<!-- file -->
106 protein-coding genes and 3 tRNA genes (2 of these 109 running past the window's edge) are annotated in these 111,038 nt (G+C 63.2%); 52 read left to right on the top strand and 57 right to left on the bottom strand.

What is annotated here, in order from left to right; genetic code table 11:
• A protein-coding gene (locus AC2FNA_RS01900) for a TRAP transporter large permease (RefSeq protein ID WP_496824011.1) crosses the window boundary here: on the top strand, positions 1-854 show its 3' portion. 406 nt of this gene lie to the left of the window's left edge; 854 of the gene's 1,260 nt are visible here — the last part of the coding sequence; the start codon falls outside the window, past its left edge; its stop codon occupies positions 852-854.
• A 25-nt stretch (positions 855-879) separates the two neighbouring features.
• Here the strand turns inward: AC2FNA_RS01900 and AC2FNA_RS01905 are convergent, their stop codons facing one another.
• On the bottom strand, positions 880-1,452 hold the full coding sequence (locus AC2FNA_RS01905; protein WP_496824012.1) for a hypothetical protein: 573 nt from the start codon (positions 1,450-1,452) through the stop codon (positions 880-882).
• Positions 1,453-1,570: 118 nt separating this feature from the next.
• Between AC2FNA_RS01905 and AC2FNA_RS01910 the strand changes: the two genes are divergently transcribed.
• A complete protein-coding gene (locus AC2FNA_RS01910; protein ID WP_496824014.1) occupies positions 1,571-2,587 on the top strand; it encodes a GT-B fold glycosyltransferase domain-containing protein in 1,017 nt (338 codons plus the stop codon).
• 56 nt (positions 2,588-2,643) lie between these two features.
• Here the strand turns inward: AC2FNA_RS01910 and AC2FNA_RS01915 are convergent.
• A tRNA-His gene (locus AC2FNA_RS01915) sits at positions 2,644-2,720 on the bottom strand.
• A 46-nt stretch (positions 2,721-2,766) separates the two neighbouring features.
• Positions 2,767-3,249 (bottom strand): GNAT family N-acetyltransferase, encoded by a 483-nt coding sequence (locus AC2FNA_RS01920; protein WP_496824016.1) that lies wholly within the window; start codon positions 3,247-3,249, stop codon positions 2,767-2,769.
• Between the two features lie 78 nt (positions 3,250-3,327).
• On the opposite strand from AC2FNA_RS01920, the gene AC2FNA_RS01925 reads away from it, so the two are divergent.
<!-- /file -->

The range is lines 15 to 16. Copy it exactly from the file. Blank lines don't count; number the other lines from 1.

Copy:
• Between the two features lie 78 nt (positions 3,250-3,327).
• On the opposite strand from AC2FNA_RS01920, the gene AC2FNA_RS01925 reads away from it, so the two are divergent.